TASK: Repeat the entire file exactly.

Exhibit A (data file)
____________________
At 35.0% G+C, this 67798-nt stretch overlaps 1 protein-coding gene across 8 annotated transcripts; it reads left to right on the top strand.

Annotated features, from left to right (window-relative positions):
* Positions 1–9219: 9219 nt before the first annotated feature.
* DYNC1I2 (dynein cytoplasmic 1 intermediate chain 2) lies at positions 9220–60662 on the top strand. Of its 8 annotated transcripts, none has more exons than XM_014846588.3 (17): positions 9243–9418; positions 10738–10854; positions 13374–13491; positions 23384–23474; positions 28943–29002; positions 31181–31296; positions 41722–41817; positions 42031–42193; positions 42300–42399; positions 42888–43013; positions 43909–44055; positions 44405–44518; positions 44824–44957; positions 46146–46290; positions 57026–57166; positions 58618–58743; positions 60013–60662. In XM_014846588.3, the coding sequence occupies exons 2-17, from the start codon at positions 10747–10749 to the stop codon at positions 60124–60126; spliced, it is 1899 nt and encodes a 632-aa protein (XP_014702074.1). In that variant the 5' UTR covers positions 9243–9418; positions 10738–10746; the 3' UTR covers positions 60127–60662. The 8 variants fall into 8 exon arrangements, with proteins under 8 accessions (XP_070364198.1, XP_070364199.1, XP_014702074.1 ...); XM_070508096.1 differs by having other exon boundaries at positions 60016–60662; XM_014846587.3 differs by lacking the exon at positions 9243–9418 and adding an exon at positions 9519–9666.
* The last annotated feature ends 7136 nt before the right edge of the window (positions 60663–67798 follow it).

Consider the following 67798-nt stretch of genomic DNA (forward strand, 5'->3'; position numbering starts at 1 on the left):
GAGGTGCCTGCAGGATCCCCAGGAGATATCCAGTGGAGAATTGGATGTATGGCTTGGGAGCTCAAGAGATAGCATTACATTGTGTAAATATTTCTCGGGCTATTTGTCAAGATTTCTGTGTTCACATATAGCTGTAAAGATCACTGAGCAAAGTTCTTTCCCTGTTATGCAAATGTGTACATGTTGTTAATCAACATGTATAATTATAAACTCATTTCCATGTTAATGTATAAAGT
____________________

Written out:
At 35.0% G+C, this 67798-nt stretch overlaps 1 protein-coding gene across 8 annotated transcripts; it reads left to right on the top strand.

Annotated features, from left to right (window-relative positions):
* Positions 1–9219: 9219 nt before the first annotated feature.
* DYNC1I2 (dynein cytoplasmic 1 intermediate chain 2) lies at positions 9220–60662 on the top strand. Of its 8 annotated transcripts, none has more exons than XM_014846588.3 (17): positions 9243–9418; positions 10738–10854; positions 13374–13491; positions 23384–23474; positions 28943–29002; positions 31181–31296; positions 41722–41817; positions 42031–42193; positions 42300–42399; positions 42888–43013; positions 43909–44055; positions 44405–44518; positions 44824–44957; positions 46146–46290; positions 57026–57166; positions 58618–58743; positions 60013–60662. In XM_014846588.3, the coding sequence occupies exons 2-17, from the start codon at positions 10747–10749 to the stop codon at positions 60124–60126; spliced, it is 1899 nt and encodes a 632-aa protein (XP_014702074.1). In that variant the 5' UTR covers positions 9243–9418; positions 10738–10746; the 3' UTR covers positions 60127–60662. The 8 variants fall into 8 exon arrangements, with proteins under 8 accessions (XP_070364198.1, XP_070364199.1, XP_014702074.1 ...); XM_070508096.1 differs by having other exon boundaries at positions 60016–60662; XM_014846587.3 differs by lacking the exon at positions 9243–9418 and adding an exon at positions 9519–9666.
* The last annotated feature ends 7136 nt before the right edge of the window (positions 60663–67798 follow it).

Consider the following 67798-nt stretch of genomic DNA (forward strand, 5'->3'; position numbering starts at 1 on the left):
GAGGTGCCTGCAGGATCCCCAGGAGATATCCAGTGGAGAATTGGATGTATGGCTTGGGAGCTCAAGAGATAGCATTACATTGTGTAAATATTTCTCGGGCTATTTGTCAAGATTTCTGTGTTCACATATAGCTGTAAAGATCACTGAGCAAAGTTCTTTCCCTGTTATGCAAATGTGTACATGTTGTTAATCAACATGTATAATTATAAACTCATTTCCATGTTAATGTATAAAGT